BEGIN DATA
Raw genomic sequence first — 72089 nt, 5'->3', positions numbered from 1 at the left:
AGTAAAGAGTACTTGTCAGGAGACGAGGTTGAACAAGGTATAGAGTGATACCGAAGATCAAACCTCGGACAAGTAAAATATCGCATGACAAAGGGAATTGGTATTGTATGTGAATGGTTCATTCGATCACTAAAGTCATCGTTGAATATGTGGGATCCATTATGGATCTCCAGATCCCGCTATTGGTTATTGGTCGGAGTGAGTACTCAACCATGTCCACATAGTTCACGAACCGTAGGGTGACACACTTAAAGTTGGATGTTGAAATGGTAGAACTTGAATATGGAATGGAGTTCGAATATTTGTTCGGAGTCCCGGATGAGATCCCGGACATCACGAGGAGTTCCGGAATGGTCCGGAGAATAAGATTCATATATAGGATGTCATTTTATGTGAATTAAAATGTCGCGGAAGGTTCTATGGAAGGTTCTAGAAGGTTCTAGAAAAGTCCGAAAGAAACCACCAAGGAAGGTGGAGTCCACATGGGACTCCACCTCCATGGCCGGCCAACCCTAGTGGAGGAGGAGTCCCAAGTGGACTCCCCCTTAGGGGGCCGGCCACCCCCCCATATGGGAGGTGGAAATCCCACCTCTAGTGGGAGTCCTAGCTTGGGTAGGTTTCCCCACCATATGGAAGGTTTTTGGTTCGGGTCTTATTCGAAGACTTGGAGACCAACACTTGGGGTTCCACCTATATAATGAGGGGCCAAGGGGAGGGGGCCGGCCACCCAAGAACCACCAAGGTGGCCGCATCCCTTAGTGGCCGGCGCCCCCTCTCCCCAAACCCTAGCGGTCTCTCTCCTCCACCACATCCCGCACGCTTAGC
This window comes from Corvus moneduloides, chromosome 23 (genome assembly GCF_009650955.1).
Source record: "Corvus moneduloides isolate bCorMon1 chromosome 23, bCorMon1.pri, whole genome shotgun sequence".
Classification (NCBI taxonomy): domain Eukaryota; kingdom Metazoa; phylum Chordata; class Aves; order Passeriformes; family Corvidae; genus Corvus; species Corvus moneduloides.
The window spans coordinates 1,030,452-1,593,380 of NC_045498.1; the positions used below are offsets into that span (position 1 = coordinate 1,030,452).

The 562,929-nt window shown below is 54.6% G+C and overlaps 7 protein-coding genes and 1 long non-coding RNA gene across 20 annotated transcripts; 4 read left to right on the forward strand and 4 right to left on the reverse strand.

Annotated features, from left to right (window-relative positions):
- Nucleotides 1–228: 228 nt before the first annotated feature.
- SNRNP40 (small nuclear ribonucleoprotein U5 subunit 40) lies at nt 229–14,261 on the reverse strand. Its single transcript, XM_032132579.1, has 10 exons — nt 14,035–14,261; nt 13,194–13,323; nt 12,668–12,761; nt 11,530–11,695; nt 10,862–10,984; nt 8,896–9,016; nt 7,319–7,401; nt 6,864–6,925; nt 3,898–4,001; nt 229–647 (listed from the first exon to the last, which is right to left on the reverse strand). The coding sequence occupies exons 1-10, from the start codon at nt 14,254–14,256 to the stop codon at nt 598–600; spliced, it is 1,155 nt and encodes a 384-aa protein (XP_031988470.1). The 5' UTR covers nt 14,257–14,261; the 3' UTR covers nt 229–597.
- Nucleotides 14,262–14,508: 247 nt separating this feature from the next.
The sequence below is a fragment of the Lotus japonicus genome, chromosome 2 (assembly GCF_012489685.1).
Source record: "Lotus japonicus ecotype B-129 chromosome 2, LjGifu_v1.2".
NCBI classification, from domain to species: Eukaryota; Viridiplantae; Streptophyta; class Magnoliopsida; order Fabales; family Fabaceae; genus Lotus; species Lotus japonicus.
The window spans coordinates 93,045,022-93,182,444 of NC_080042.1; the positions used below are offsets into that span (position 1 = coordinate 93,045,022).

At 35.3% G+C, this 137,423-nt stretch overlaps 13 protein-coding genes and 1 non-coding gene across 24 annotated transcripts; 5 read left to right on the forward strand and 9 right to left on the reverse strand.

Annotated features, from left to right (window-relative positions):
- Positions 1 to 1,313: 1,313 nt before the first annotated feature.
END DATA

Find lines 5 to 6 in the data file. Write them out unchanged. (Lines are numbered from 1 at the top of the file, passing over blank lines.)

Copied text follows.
Classification (NCBI taxonomy): domain Eukaryota; kingdom Metazoa; phylum Chordata; class Aves; order Passeriformes; family Corvidae; genus Corvus; species Corvus moneduloides.
The window spans coordinates 1,030,452-1,593,380 of NC_045498.1; the positions used below are offsets into that span (position 1 = coordinate 1,030,452).